Milroy had occupied the area around Winchester since late December 1862, digging fortifications to protect his supply depot as well as the Baltimore and Ohio Railroad farther north. On June 12, Ewell took his three divisions and one cavalry brigade, for a total of 19,000 men, through Chester’s Gap into the Shenandoah Valley. He sent one division under Maj. Gen. Robert E. Rodes northeast to cut off the Federal retreat and his other two divisions under Maj. Gen. Jubal A. Early and Maj. Gen. Edward “Allegheny” Johnson to directly attack Milroy at Winchester.

Categories
Historic America Photography

Fife and Drums

Reenactors dressed as a French fife and drum corps at Fort Ticonderoga, 102 Fort Ti Rd, in Ticonderoga, New York. French engineer Michel Chartier de Lotbinière, Marquis de Lotbinière constructed the fort between 1755 and 1757 during the French and Indian War. It was originally called Fort Carillon.

Categories
Mysterious America

The Highlander's Legend and Weeping Woman of Ticonderoga

Two colonial-era ghost stories, one of which sparked an international legend, make Fort Ticonderoga one of Lake Champlain’s most haunted places.

Originally called Fort Carillon by the French, Fort Ticonderoga is a stone star fort near the southern end of Lake Champlain at the New York/Vermont border. French engineer Michel Chartier de Lotbinière, Marquis de Lotbinière constructed the fort between 1755 and 1757 during the French and Indian War. The French and Indian War was part of the larger Seven Years’ War between France and Great Britain.

In 1758, the British launched an invasion of what was then the French colony of Canada. Fort Carillon was key to French defenses on the shore of Lake Champlain. Today, visitors to Fort Ticonderoga are likely to overlook the secluded battlefield about three-quarters of a mile west of the citadel, but for seven hours on July 8, 1758, it was the scene of the bloodiest battle in the French and Indian War.

British General James Abercrombie took a force of 6,000 British regulars and 12,000 colonial volunteers, rangers, and American Indians to lay siege to Fort Carillon. The French, under General Louis-Joseph de Montcalm and the Chevalier de Levis, numbering about 3,600, dug entrenchments and erected breastworks on a hill west of the fort. Abercrombie ordered poorly coordinated frontal attacks on the French lines. The slaughter resulted in 800-1,000 British killed and 1,500 wounded to the French’s 104 killed and 273 wounded.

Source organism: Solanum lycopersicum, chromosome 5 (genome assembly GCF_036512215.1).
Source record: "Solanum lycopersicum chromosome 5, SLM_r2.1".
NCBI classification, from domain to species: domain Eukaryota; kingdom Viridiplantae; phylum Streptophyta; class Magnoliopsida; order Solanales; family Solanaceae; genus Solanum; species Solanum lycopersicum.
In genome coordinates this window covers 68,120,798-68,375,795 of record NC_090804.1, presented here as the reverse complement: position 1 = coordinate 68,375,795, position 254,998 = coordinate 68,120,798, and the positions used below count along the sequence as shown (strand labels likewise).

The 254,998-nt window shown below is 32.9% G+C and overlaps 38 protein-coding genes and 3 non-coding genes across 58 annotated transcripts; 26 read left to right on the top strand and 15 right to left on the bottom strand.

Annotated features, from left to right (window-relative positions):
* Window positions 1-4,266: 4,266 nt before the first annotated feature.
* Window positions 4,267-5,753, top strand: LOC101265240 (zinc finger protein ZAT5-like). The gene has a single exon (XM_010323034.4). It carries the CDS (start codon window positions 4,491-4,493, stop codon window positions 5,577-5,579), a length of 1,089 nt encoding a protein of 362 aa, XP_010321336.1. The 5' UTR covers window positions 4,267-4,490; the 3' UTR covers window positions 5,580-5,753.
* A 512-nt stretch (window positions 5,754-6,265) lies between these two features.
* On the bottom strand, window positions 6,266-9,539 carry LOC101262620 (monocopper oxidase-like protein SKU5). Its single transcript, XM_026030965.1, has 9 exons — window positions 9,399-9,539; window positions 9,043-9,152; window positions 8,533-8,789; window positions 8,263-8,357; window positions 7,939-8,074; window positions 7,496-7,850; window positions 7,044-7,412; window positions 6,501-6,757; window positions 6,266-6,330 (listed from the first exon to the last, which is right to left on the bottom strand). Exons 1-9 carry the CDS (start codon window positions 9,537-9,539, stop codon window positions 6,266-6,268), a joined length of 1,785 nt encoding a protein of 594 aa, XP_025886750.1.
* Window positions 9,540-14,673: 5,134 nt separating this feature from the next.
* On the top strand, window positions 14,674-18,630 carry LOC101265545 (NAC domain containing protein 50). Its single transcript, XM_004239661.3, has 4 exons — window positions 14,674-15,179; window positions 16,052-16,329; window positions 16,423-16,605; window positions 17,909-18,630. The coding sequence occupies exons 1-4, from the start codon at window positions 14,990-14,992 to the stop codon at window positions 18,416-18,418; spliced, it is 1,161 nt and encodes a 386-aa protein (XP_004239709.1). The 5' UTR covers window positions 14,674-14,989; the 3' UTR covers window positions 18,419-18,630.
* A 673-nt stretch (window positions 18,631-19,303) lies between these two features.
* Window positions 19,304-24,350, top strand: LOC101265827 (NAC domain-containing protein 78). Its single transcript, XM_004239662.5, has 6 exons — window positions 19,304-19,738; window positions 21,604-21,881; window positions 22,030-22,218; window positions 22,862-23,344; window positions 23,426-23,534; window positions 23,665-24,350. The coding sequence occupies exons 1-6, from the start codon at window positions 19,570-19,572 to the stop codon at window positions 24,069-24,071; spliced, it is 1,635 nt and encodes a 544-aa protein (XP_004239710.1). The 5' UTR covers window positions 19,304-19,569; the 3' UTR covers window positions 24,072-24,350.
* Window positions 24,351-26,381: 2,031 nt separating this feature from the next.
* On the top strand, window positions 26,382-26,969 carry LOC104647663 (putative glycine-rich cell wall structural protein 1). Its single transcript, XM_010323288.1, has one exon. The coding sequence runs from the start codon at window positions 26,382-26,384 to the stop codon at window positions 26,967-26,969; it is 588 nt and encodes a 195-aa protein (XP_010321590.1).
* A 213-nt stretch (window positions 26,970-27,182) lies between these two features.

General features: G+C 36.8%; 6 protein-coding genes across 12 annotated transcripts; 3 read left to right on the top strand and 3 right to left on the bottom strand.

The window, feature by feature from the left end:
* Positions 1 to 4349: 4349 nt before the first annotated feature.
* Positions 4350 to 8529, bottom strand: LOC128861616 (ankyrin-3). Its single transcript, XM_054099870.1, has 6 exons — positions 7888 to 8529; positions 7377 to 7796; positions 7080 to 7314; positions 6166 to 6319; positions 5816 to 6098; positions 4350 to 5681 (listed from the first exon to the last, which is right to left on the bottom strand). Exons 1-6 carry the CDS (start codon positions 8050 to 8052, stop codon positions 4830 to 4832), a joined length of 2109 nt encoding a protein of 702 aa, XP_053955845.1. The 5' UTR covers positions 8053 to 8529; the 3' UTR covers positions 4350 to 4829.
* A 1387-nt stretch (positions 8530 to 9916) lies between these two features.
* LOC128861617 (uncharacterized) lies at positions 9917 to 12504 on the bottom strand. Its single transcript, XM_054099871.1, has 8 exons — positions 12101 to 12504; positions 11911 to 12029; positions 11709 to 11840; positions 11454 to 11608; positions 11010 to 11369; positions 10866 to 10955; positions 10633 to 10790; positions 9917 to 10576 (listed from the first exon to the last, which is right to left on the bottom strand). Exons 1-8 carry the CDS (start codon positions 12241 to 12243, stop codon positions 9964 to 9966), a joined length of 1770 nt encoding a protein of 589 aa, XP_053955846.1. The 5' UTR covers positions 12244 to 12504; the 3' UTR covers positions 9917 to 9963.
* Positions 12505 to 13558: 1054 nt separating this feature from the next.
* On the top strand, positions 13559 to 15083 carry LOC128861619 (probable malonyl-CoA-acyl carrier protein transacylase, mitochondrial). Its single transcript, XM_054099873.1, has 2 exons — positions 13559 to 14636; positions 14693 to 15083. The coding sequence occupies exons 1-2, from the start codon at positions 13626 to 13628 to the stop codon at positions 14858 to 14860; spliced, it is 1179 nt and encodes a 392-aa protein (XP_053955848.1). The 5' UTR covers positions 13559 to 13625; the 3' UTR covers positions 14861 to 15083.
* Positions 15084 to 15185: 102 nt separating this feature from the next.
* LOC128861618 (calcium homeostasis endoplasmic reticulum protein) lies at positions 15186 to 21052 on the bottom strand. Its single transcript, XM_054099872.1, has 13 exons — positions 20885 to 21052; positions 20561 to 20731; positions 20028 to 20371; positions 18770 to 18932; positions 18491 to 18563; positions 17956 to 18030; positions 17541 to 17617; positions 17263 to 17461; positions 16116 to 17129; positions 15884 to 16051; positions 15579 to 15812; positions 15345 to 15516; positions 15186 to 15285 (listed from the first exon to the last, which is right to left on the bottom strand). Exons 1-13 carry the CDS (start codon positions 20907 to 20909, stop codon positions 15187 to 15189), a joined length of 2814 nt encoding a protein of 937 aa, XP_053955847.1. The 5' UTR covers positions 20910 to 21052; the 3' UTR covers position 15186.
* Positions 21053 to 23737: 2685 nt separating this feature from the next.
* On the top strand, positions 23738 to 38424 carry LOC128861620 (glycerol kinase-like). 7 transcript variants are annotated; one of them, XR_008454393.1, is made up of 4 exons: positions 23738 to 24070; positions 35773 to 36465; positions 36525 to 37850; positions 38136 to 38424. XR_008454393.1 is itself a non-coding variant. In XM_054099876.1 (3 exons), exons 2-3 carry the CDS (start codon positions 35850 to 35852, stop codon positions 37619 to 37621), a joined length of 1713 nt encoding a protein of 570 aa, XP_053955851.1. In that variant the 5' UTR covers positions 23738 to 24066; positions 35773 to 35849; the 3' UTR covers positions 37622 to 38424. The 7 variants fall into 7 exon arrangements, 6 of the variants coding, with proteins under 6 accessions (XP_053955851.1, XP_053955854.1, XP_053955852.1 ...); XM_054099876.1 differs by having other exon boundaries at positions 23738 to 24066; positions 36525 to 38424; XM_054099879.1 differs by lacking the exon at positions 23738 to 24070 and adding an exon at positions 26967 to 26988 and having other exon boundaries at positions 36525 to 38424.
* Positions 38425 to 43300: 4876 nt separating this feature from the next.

Categories
Mysterious America

Fort William Henry Offers Haunted History After Dark

A steady-stream of curiosity seekers visit this reconstructed French and Indian War-era fort after dark, hoping to catch a glimpse of the unknown.

Not to be confused with the other haunted Fort William Henry in Maine, Fort William Henry Museum and Restoration in Lake George, New York is a must-see for any history buff or paranormal enthusiast. Since being featured on an episode of SyFy’s Ghost Hunters in 2009, thousands have explored this reconstructed French and Indian War-era fort on nighttime ghost tours, hoping to snap an anomalous photo or experience something extraordinary.

British official Sir William Johnson ordered the fort’s construction in 1755 in preparation for a British attack on Crown Point on Lake Champlain. The French and their Indian allies, however, destroyed it less than two years later. French forces besieged the fort in 1757, and the siege only lasted a few days, with French artillery inflicting most of the damage.

To end the siege, French General Louis-Joseph de Montcalm arranged for the British forces to leave, but American Indians under his command were angry at being denied war spoils and massacred several hundred retreating British. Montcalm’s army tried to stop deprivations inflicted by their allies on paroled British captives, but events spiraled out of their control. These events formed the backdrop for James Fenimore Cooper’s novel The Last of the Mohicans (1826).